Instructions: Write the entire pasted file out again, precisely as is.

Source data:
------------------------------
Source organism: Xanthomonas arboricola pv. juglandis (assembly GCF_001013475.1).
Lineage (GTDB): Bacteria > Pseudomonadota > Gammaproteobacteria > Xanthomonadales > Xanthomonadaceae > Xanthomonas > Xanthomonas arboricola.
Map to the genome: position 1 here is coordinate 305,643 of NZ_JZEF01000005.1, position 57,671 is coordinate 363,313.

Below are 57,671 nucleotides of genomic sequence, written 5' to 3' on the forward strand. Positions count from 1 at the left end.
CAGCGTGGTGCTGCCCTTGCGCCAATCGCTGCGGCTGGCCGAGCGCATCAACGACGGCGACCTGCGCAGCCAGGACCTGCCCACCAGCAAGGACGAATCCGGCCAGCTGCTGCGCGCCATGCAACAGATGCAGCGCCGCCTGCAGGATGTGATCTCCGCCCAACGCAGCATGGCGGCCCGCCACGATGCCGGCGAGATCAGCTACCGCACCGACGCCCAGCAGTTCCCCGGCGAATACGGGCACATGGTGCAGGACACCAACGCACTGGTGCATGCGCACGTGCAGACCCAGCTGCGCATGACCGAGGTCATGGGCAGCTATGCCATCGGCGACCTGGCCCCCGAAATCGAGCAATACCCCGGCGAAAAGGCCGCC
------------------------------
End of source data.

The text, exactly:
Source organism: Xanthomonas arboricola pv. juglandis (assembly GCF_001013475.1).
Lineage (GTDB): Bacteria > Pseudomonadota > Gammaproteobacteria > Xanthomonadales > Xanthomonadaceae > Xanthomonas > Xanthomonas arboricola.
Map to the genome: position 1 here is coordinate 305,643 of NZ_JZEF01000005.1, position 57,671 is coordinate 363,313.

Below are 57,671 nucleotides of genomic sequence, written 5' to 3' on the forward strand. Positions count from 1 at the left end.
CAGCGTGGTGCTGCCCTTGCGCCAATCGCTGCGGCTGGCCGAGCGCATCAACGACGGCGACCTGCGCAGCCAGGACCTGCCCACCAGCAAGGACGAATCCGGCCAGCTGCTGCGCGCCATGCAACAGATGCAGCGCCGCCTGCAGGATGTGATCTCCGCCCAACGCAGCATGGCGGCCCGCCACGATGCCGGCGAGATCAGCTACCGCACCGACGCCCAGCAGTTCCCCGGCGAATACGGGCACATGGTGCAGGACACCAACGCACTGGTGCATGCGCACGTGCAGACCCAGCTGCGCATGACCGAGGTCATGGGCAGCTATGCCATCGGCGACCTGGCCCCCGAAATCGAGCAATACCCCGGCGAAAAGGCCGCC